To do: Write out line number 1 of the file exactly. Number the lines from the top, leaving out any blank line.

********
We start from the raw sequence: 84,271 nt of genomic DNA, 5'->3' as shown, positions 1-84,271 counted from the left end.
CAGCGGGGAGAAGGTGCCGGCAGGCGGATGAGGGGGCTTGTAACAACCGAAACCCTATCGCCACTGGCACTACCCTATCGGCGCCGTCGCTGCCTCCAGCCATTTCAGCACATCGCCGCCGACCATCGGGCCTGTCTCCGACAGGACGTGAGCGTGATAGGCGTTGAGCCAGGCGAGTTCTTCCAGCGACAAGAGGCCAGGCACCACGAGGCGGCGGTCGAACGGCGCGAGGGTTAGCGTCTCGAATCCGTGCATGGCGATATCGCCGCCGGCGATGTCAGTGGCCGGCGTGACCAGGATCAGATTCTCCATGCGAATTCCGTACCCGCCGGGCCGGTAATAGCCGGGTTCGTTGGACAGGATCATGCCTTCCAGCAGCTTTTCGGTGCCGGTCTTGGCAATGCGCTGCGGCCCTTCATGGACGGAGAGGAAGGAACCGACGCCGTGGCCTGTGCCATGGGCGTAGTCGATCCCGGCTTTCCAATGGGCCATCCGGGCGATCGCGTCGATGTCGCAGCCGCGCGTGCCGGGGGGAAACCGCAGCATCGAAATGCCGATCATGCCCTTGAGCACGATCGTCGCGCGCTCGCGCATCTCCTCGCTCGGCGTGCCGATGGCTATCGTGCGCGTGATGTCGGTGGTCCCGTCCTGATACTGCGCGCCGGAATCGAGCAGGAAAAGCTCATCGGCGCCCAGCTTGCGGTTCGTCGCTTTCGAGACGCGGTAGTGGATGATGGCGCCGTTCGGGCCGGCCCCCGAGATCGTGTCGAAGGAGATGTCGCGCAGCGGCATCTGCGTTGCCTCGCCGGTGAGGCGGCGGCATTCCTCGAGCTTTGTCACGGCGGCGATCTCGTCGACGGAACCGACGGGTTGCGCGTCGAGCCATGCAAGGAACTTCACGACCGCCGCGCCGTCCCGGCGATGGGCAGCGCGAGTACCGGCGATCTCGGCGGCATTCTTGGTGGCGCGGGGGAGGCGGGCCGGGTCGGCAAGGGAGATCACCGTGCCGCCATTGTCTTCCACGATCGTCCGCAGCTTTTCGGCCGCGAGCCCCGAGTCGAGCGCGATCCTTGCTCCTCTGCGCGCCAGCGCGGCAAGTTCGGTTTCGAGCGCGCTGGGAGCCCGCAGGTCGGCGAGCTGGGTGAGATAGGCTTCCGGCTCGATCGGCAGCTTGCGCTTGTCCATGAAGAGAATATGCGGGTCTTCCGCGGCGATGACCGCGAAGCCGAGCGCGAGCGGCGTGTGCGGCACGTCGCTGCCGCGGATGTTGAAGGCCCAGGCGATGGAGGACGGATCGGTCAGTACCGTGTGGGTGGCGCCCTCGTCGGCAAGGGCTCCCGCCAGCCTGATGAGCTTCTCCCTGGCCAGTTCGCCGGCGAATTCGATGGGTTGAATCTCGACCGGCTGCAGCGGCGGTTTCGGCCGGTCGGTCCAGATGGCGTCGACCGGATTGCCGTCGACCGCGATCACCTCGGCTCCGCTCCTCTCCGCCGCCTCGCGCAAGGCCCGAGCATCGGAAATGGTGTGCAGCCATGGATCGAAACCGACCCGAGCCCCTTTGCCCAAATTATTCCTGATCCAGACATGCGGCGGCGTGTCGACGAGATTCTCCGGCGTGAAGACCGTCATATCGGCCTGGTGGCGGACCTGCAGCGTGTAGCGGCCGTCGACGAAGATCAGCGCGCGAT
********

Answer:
We start from the raw sequence: 84,271 nt of genomic DNA, 5'->3' as shown, positions 1-84,271 counted from the left end.